They're really not getting it.
They think coursebooks can be student-centered.
Well, let me see if I can make it the slightest bit clearer:
- if you walk into class with an objective that is anything other than extracting language from students and then building on that (scaffolding) whether you've got a book in your hands or not -
- if you walk into class with an aim that is anything other than working with your students' needs, wishes and wants and working the kinks out of their grammatical weaknesses -
- if you're building a sort of random lexis, based on the unit of a book, and you've no actual idea whether or not they will be able to put that language to use -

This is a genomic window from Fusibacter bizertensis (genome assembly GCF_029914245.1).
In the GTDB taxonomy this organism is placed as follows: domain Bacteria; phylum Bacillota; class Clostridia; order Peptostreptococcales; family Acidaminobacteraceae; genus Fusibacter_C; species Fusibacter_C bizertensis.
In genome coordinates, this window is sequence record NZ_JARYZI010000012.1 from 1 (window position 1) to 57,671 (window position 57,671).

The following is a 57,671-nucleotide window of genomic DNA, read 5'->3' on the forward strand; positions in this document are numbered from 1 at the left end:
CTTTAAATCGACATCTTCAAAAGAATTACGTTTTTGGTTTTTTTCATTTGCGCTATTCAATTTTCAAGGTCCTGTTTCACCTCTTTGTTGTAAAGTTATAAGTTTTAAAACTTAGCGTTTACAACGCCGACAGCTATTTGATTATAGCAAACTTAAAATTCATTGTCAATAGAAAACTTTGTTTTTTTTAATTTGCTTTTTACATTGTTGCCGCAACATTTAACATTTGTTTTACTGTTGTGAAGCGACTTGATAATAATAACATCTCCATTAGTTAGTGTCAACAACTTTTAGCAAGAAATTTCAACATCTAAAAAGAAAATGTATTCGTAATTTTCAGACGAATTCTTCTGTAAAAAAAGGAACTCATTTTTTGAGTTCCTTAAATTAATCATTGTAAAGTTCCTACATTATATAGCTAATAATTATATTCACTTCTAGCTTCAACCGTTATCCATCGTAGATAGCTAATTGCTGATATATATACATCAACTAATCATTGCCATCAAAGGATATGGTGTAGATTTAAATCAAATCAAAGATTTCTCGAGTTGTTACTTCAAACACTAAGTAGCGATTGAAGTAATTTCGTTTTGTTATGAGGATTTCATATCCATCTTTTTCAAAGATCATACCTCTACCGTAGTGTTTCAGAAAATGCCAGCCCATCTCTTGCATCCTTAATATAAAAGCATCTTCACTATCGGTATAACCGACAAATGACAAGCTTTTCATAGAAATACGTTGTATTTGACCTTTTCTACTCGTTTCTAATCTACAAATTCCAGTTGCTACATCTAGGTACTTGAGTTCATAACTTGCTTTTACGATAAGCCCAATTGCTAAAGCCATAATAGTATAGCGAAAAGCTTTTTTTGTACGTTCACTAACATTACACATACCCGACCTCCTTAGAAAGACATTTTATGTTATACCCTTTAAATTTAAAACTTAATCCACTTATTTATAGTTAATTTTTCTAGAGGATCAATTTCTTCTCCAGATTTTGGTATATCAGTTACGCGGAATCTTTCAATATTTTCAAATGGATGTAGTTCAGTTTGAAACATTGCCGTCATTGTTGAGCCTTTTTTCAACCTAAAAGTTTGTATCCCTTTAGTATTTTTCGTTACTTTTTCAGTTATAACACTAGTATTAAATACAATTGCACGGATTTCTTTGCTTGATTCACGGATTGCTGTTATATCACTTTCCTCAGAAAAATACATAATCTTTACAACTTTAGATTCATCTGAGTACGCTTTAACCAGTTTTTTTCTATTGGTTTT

- if you're spending more than 50% of your class time in activities that don't require your students to speak to each other about themselves and their lives then you're teaching top-down.
If that sits good with you, so be it.
But if you want to teach English from the bottom up: Join the dogme group, read Meddings and Thornbury's book Teaching Unplugged and/or read my previous posts on dogme and those of my esteemed colleagues around the globe, do a google search on dogme ELT.
Because of all the things it is or isn't, it's not a "style."
(There's a poll going on the Lexiophiles site to determine a list of the best language blogs, see my post about that here so if you haven't yet voted and you don't this is really totally tacky of me to ask, do please click and visit the site to let them know :-) thanks muchly).